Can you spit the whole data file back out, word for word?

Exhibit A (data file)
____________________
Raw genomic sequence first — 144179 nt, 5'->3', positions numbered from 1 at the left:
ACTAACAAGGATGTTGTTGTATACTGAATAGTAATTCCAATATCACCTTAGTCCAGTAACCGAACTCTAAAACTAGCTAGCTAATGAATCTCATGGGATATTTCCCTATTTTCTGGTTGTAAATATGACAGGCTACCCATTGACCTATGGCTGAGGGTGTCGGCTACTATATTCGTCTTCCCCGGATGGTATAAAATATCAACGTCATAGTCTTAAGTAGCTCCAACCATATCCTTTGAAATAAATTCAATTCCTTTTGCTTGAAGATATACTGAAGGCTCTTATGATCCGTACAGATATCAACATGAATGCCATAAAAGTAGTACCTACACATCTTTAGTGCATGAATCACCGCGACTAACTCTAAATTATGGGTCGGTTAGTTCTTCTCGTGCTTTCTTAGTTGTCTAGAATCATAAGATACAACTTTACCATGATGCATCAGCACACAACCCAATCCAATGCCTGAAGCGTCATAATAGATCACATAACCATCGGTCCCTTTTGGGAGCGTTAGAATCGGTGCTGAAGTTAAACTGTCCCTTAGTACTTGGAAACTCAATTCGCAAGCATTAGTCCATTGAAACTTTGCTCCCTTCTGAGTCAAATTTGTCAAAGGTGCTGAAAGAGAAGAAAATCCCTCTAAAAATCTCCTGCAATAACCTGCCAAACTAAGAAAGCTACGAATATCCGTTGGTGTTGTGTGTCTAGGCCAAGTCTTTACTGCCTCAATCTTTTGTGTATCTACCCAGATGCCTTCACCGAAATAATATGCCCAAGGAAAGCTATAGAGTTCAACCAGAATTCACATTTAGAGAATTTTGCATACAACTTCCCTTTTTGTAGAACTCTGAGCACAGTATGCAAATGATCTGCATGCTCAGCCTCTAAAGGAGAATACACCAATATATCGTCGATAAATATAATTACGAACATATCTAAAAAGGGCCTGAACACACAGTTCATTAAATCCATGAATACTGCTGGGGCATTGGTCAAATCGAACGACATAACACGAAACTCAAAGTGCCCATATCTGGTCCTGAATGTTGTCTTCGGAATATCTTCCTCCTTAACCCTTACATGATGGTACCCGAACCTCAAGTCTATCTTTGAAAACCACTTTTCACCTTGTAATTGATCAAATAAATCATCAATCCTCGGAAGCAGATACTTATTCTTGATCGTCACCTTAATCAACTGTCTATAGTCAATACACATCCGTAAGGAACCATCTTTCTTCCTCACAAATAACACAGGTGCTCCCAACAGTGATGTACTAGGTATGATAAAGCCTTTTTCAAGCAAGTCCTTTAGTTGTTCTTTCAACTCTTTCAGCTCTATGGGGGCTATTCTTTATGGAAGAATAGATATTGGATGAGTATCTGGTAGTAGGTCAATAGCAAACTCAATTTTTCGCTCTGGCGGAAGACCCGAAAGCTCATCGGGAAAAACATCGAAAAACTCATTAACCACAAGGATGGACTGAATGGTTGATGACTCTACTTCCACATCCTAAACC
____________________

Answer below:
Raw genomic sequence first — 144179 nt, 5'->3', positions numbered from 1 at the left:
ACTAACAAGGATGTTGTTGTATACTGAATAGTAATTCCAATATCACCTTAGTCCAGTAACCGAACTCTAAAACTAGCTAGCTAATGAATCTCATGGGATATTTCCCTATTTTCTGGTTGTAAATATGACAGGCTACCCATTGACCTATGGCTGAGGGTGTCGGCTACTATATTCGTCTTCCCCGGATGGTATAAAATATCAACGTCATAGTCTTAAGTAGCTCCAACCATATCCTTTGAAATAAATTCAATTCCTTTTGCTTGAAGATATACTGAAGGCTCTTATGATCCGTACAGATATCAACATGAATGCCATAAAAGTAGTACCTACACATCTTTAGTGCATGAATCACCGCGACTAACTCTAAATTATGGGTCGGTTAGTTCTTCTCGTGCTTTCTTAGTTGTCTAGAATCATAAGATACAACTTTACCATGATGCATCAGCACACAACCCAATCCAATGCCTGAAGCGTCATAATAGATCACATAACCATCGGTCCCTTTTGGGAGCGTTAGAATCGGTGCTGAAGTTAAACTGTCCCTTAGTACTTGGAAACTCAATTCGCAAGCATTAGTCCATTGAAACTTTGCTCCCTTCTGAGTCAAATTTGTCAAAGGTGCTGAAAGAGAAGAAAATCCCTCTAAAAATCTCCTGCAATAACCTGCCAAACTAAGAAAGCTACGAATATCCGTTGGTGTTGTGTGTCTAGGCCAAGTCTTTACTGCCTCAATCTTTTGTGTATCTACCCAGATGCCTTCACCGAAATAATATGCCCAAGGAAAGCTATAGAGTTCAACCAGAATTCACATTTAGAGAATTTTGCATACAACTTCCCTTTTTGTAGAACTCTGAGCACAGTATGCAAATGATCTGCATGCTCAGCCTCTAAAGGAGAATACACCAATATATCGTCGATAAATATAATTACGAACATATCTAAAAAGGGCCTGAACACACAGTTCATTAAATCCATGAATACTGCTGGGGCATTGGTCAAATCGAACGACATAACACGAAACTCAAAGTGCCCATATCTGGTCCTGAATGTTGTCTTCGGAATATCTTCCTCCTTAACCCTTACATGATGGTACCCGAACCTCAAGTCTATCTTTGAAAACCACTTTTCACCTTGTAATTGATCAAATAAATCATCAATCCTCGGAAGCAGATACTTATTCTTGATCGTCACCTTAATCAACTGTCTATAGTCAATACACATCCGTAAGGAACCATCTTTCTTCCTCACAAATAACACAGGTGCTCCCAACAGTGATGTACTAGGTATGATAAAGCCTTTTTCAAGCAAGTCCTTTAGTTGTTCTTTCAACTCTTTCAGCTCTATGGGGGCTATTCTTTATGGAAGAATAGATATTGGATGAGTATCTGGTAGTAGGTCAATAGCAAACTCAATTTTTCGCTCTGGCGGAAGACCCGAAAGCTCATCGGGAAAAACATCGAAAAACTCATTAACCACAAGGATGGACTGAATGGTTGATGACTCTACTTCCACATCCTAAACC